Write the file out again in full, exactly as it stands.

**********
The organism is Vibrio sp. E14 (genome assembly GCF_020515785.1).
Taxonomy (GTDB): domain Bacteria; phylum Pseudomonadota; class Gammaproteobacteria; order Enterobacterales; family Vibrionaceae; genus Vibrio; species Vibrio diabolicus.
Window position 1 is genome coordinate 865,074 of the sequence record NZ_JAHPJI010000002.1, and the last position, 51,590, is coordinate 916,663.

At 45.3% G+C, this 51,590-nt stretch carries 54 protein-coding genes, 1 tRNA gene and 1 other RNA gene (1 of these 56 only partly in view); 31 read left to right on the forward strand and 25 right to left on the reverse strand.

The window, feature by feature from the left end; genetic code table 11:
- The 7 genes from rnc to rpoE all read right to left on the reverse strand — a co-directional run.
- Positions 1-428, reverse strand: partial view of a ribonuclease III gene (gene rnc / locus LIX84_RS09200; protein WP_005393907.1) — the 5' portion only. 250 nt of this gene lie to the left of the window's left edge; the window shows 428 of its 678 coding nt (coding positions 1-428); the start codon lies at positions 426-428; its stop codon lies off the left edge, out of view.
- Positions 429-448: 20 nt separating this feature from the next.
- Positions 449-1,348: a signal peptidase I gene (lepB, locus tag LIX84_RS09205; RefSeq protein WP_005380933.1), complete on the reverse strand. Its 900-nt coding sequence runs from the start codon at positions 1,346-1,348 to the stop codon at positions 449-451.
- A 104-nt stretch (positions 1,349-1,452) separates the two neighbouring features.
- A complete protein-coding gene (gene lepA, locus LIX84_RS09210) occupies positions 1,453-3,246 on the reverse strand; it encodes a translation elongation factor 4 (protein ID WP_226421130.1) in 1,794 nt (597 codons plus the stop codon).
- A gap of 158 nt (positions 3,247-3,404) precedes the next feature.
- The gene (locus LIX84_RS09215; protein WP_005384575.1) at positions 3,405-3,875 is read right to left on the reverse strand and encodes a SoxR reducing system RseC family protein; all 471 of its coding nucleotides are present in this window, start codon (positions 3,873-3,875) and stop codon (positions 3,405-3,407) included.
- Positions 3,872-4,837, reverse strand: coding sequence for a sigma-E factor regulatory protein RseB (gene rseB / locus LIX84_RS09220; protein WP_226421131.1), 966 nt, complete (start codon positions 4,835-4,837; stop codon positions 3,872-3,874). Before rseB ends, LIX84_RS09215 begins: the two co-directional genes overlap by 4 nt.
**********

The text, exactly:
The organism is Vibrio sp. E14 (genome assembly GCF_020515785.1).
Taxonomy (GTDB): domain Bacteria; phylum Pseudomonadota; class Gammaproteobacteria; order Enterobacterales; family Vibrionaceae; genus Vibrio; species Vibrio diabolicus.
Window position 1 is genome coordinate 865,074 of the sequence record NZ_JAHPJI010000002.1, and the last position, 51,590, is coordinate 916,663.

At 45.3% G+C, this 51,590-nt stretch carries 54 protein-coding genes, 1 tRNA gene and 1 other RNA gene (1 of these 56 only partly in view); 31 read left to right on the forward strand and 25 right to left on the reverse strand.

The window, feature by feature from the left end; genetic code table 11:
- The 7 genes from rnc to rpoE all read right to left on the reverse strand — a co-directional run.
- Positions 1-428, reverse strand: partial view of a ribonuclease III gene (gene rnc / locus LIX84_RS09200; protein WP_005393907.1) — the 5' portion only. 250 nt of this gene lie to the left of the window's left edge; the window shows 428 of its 678 coding nt (coding positions 1-428); the start codon lies at positions 426-428; its stop codon lies off the left edge, out of view.
- Positions 429-448: 20 nt separating this feature from the next.
- Positions 449-1,348: a signal peptidase I gene (lepB, locus tag LIX84_RS09205; RefSeq protein WP_005380933.1), complete on the reverse strand. Its 900-nt coding sequence runs from the start codon at positions 1,346-1,348 to the stop codon at positions 449-451.
- A 104-nt stretch (positions 1,349-1,452) separates the two neighbouring features.
- A complete protein-coding gene (gene lepA, locus LIX84_RS09210) occupies positions 1,453-3,246 on the reverse strand; it encodes a translation elongation factor 4 (protein ID WP_226421130.1) in 1,794 nt (597 codons plus the stop codon).
- A gap of 158 nt (positions 3,247-3,404) precedes the next feature.
- The gene (locus LIX84_RS09215; protein WP_005384575.1) at positions 3,405-3,875 is read right to left on the reverse strand and encodes a SoxR reducing system RseC family protein; all 471 of its coding nucleotides are present in this window, start codon (positions 3,873-3,875) and stop codon (positions 3,405-3,407) included.
- Positions 3,872-4,837, reverse strand: coding sequence for a sigma-E factor regulatory protein RseB (gene rseB / locus LIX84_RS09220; protein WP_226421131.1), 966 nt, complete (start codon positions 4,835-4,837; stop codon positions 3,872-3,874). Before rseB ends, LIX84_RS09215 begins: the two co-directional genes overlap by 4 nt.